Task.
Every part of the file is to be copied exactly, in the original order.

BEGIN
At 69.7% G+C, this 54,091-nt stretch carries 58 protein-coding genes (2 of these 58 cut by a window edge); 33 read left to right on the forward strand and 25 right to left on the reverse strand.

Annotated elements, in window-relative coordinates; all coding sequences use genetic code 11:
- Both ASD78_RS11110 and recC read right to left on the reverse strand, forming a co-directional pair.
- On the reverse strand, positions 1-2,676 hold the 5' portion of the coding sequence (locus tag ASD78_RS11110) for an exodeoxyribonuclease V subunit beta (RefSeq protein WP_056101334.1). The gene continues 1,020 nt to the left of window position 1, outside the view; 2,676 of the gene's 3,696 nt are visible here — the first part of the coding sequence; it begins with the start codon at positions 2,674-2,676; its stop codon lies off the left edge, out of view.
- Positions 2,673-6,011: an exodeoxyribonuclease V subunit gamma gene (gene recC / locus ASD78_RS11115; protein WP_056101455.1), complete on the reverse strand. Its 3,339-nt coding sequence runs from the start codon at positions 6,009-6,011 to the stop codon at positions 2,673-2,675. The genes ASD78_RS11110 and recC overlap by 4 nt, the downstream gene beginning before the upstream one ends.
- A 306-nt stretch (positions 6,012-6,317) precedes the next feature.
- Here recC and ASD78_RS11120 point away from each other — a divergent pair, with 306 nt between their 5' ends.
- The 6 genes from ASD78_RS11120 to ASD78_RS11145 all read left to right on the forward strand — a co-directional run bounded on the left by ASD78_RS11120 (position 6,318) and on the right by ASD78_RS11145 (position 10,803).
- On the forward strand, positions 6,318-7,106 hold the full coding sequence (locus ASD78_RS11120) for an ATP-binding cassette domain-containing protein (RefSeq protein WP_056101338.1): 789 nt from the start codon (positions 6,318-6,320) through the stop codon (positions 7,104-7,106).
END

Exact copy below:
At 69.7% G+C, this 54,091-nt stretch carries 58 protein-coding genes (2 of these 58 cut by a window edge); 33 read left to right on the forward strand and 25 right to left on the reverse strand.

Annotated elements, in window-relative coordinates; all coding sequences use genetic code 11:
- Both ASD78_RS11110 and recC read right to left on the reverse strand, forming a co-directional pair.
- On the reverse strand, positions 1-2,676 hold the 5' portion of the coding sequence (locus tag ASD78_RS11110) for an exodeoxyribonuclease V subunit beta (RefSeq protein WP_056101334.1). The gene continues 1,020 nt to the left of window position 1, outside the view; 2,676 of the gene's 3,696 nt are visible here — the first part of the coding sequence; it begins with the start codon at positions 2,674-2,676; its stop codon lies off the left edge, out of view.
- Positions 2,673-6,011: an exodeoxyribonuclease V subunit gamma gene (gene recC / locus ASD78_RS11115; protein WP_056101455.1), complete on the reverse strand. Its 3,339-nt coding sequence runs from the start codon at positions 6,009-6,011 to the stop codon at positions 2,673-2,675. The genes ASD78_RS11110 and recC overlap by 4 nt, the downstream gene beginning before the upstream one ends.
- A 306-nt stretch (positions 6,012-6,317) precedes the next feature.
- Here recC and ASD78_RS11120 point away from each other — a divergent pair, with 306 nt between their 5' ends.
- The 6 genes from ASD78_RS11120 to ASD78_RS11145 all read left to right on the forward strand — a co-directional run bounded on the left by ASD78_RS11120 (position 6,318) and on the right by ASD78_RS11145 (position 10,803).
- On the forward strand, positions 6,318-7,106 hold the full coding sequence (locus ASD78_RS11120) for an ATP-binding cassette domain-containing protein (RefSeq protein WP_056101338.1): 789 nt from the start codon (positions 6,318-6,320) through the stop codon (positions 7,104-7,106).